By David Martin, President and CEO of VeinInnovations
Come November, you may to notice more mustaches, especially on young men. It’s not a way to prepare for a cold winter; it’s the signature style and tool of Movember. The Movembe rmovement is sleek and hip movement in its efforts to to change the face of men’s health – literally. Movember asks men to grow a mustache (and use it to call attention to the movement) in the month of November.
For “Mo Bros”, the men who participate by growing a mustache, the goal is to “Use the power of the mustache to create conversations about men’s health and to raise funds for prostate cancer, testicular, cancer and mental health.” We’ve long known that men aren’t talking openly about their health. The same culture that encourages men to “man up” and ignore minor illnesses creates a culture of silence that surrounds major illnesses and diseases.
Movember has been wildly successful. What began as a contest between 30 friends in Australia is now an international event. So far, more than four million Mo Bros and Mo Sistas have taken part. They’ve raised $559,000,000 since 2003. The money they’ve raised has gone towards testicular cancer, prostate cancer and mental health programs. As proud as the leaders of Movember are of the money they’ve raised, they’re equally enthusiastic about the conversations the mustaches have started.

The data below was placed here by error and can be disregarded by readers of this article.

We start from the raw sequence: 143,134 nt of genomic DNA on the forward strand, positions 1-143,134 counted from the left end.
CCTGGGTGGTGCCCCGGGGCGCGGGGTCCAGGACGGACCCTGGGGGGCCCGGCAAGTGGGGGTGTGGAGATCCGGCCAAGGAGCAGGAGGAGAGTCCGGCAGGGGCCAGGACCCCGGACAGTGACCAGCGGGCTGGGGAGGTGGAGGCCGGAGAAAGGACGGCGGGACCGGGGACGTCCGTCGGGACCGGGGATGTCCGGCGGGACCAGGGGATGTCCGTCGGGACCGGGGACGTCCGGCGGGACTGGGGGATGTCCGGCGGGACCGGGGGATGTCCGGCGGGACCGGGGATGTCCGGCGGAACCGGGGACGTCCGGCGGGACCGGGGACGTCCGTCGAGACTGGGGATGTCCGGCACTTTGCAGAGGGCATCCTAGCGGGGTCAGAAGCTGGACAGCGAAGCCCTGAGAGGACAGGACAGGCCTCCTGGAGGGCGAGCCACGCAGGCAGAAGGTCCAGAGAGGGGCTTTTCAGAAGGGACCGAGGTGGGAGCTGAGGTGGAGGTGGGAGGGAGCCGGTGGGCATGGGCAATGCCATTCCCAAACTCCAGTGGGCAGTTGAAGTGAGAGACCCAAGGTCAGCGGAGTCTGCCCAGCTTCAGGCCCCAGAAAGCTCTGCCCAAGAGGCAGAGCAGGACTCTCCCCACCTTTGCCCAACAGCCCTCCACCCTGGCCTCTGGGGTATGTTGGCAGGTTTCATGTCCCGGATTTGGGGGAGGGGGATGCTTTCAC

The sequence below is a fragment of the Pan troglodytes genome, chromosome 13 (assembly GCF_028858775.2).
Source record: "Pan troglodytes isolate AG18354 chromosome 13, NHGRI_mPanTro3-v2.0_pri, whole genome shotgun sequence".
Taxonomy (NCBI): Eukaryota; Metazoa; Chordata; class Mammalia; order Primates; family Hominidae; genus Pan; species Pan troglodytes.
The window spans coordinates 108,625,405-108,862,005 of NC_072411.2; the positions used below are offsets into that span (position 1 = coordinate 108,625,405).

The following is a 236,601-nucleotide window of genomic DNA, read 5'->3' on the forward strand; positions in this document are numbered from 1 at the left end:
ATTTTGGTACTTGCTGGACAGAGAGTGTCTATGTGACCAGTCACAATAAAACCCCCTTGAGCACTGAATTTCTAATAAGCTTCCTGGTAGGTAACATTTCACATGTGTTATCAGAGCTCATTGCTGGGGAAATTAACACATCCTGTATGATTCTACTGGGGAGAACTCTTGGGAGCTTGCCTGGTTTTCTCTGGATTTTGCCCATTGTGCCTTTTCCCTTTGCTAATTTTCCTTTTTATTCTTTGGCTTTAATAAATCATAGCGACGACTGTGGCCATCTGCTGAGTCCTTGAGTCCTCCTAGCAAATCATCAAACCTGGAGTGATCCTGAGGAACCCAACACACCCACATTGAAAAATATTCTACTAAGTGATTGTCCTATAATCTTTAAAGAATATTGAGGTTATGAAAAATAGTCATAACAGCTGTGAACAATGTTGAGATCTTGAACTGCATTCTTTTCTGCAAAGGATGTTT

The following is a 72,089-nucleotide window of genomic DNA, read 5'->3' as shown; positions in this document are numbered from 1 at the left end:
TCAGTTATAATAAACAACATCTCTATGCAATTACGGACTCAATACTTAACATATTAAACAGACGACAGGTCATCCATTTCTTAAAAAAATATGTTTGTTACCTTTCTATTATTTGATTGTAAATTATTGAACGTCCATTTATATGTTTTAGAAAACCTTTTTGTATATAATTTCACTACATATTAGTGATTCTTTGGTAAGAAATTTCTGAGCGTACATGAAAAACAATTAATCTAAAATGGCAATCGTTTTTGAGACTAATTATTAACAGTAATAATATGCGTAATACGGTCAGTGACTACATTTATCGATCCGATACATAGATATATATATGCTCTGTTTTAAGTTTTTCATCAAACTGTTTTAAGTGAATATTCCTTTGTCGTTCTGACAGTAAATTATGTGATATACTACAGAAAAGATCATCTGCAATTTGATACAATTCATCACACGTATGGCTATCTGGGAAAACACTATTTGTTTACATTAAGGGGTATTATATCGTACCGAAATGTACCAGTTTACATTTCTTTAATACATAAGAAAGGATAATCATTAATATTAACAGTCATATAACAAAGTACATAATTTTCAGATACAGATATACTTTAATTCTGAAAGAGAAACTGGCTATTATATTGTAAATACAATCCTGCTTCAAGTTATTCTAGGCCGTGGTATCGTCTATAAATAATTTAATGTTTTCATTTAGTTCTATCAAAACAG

When Robin Williams died earlier this year, there was a cry for conversation. Mental illness is stigmatizing for both genders. It can be hard for men to open up about depression and other mental health concerns, especially to other men. Since 2003, Movember has asked participants to donate their upper lip to men’s health. A large part of that fight is opening the floor for conversation. Movember hopes that conversation will lead to greater awareness and understanding of men’s health issues. With destigmatized conversation, Movember hopes men will take action to improve their health.
When it comes to mental health, we certainly need to talk. Mental health carries a stigma that keeps us silent, yet one in four people experience mental health issues worldwide. (This excellent TED article, “How Should We Talk About Mental Health?” is an informative starting point.) Men in the United States die by suicide far more often than women do. In 2010, men were 79 percent of all deaths by suicide. These are statistics that can change.
So, are you ready to lay down your razor and grow a ‘stache for a good cause? Or become a Mo Sista and participate without the mo? You’ve still got time to sign up, raise funds, and get others involved. Visit the Movember site and participate in the conversation about men’s health.